Department of Theatre & Music Studies Announces Collaboration with Rochester Latino Theatre Company
With all due respect to Tom Wolfe, sometimes you can go home again. This fall, Stephanie Paredes ’04 will return to the SUNY Brockport campus to direct the Mainstage production of the Pulitzer Prize-winning Water by the Spoonful by Tony Award®-winner Quiara Alegría Hudes (In the Heights) for the Department of Theatre and Music Studies. Paredes, co-founder of the Rochester Latino Theatre Company (RLTC), recently directed “Coffee Card” as part of the virtual Festival of Ten: Revisited. The Hudes play, an occasionally comic drama about family, forgiveness, and fortitude, takes place in Philadelphia’s Latinx community. Performances are currently scheduled for October 2021.
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Paredes is “passionate” about the play, in which she appeared as “Haikumom” during a reading at the RLTC. Bringing that passion to Brockport, and to a theatre department which she admits “gave me life” when she was a student, has her feeling “excited, nervous, and humbled,” as well as wanting to do the show justice, and to “make the department proud.” The assignment gives her a sense of responsibility, returning to the department as a director and as a person of color, when it was two directors of color—Louis Moreno and future Tony Award® nominee Colman Domingo—who guided her through the Brockport productions of Maggie Magalita and Once on this Island during her senior year. They made her realize that she might have options for a career in the theatre.
While a student in the early 2000s, Paredes realized that while Brockport was not always the most welcoming place for a person of color, an individual department could become an oasis. She feels that “the theatre department can be a leader, along with student clubs and organizations—and the greater Rochester community—in cultivating collaborations and partnerships. They can cultivate directors of color.” As their talents—and the talents of other marginalized people—are developed, “sure, there are more people at the table. But you know what? Build a bigger table. As Shirley Chisolm used to say ‘If they don’t give you a seat at the table, bring a folding chair.’ And, coming from my culture, where food is so important, you should feed all the people at the table.”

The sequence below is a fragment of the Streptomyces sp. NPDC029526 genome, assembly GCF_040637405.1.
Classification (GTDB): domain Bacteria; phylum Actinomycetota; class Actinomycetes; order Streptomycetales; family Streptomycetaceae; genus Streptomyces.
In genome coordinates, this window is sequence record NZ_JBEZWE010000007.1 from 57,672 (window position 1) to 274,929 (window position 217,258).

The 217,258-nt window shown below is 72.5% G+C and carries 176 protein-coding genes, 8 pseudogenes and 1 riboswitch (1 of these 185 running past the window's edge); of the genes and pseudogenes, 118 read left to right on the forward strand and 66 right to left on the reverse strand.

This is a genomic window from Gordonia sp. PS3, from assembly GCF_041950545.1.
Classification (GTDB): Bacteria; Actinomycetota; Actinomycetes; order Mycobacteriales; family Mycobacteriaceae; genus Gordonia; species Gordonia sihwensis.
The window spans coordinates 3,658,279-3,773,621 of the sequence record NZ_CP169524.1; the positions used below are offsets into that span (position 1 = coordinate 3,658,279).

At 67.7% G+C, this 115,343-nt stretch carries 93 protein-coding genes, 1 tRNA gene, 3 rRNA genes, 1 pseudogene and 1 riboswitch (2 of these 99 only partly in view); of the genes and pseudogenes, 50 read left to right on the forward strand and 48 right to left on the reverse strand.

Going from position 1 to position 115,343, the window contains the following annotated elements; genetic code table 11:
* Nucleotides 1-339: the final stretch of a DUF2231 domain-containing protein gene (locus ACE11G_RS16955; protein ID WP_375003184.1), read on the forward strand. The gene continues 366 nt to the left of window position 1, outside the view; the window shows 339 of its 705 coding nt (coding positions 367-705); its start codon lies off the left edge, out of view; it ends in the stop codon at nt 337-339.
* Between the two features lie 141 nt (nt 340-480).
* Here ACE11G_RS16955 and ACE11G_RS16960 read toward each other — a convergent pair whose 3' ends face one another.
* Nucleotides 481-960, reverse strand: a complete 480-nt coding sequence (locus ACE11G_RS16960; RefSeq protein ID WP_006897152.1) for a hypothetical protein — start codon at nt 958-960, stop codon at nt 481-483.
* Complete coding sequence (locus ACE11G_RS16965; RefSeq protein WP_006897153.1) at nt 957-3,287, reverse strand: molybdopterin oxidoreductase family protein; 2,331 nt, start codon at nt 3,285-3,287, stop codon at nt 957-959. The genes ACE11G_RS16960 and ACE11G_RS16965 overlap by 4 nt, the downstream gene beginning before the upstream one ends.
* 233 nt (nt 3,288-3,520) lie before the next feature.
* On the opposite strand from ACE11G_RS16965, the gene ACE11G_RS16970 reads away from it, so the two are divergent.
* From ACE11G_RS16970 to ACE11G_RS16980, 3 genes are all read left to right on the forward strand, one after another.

The collaboration began when Ruth Childs, an associate professor in the department, was gathering alumni to participate in the Revisited project. She had stayed in touch with Paredes through the years, and was glad to reconnect in a more meaningful way “this time as collaborators, rather than as teacher and student.” As the chair of the department’s show selection committee, she knew that Hudes’ play had once again been submitted for consideration for the 2021-22 season. “It had been in the mix in the past, and every time it came up, the committee’s general feeling was that it needed to be directed by a member of the Latinx community,” Childs recollected. “While working together again on Revisited, a light bulb went off, and I realized that Stephanie would be the perfect person to do the show.”
About the play itself, Paredes feels her passion “stems from being a human, a woman, and a mom.” With addiction weaving its way through various characters’ lives, the themes of judgment and forgiveness intertwined for the director, and begged the question of how you manage “to love someone through your judgment of them.”
Paredes plans for the production are all encompassing. Given her connections in the Latinx community, her hopes are to make it into a multi-cultural, multi-sensory event. “I want the audience to walk in and smell the culture embodied in the play—my roots and the roots of the characters in this play—through the foods my foremothers prepared, and see art created by Latinx artists, and hear the rhythms of Latinx music played live in the lobby. At RLTC we don’t just ‘do shows;’ we create experiences, and I want to bring that essence of my company to Brockport.”
Remaining part of the campus community during the ensuing years since Paredes graduated, Childs sees the “diversity issues on everyone’s mind lately—on campus, nationally, and even globally. As we attempt to mend fences and alter people’s mindsets, Stephanie will be a terrific ambassador for other students. She can help them realize that there are no limits to their professional goals.”
Hoping to “contribute more back to the department than it gave me,” Paredes credits Childs and Maria Scipione, another faculty member in the theatre department “for seeing that I was steeped in potential that I did not see in myself. The two of them lovingly shoved me into that potential.”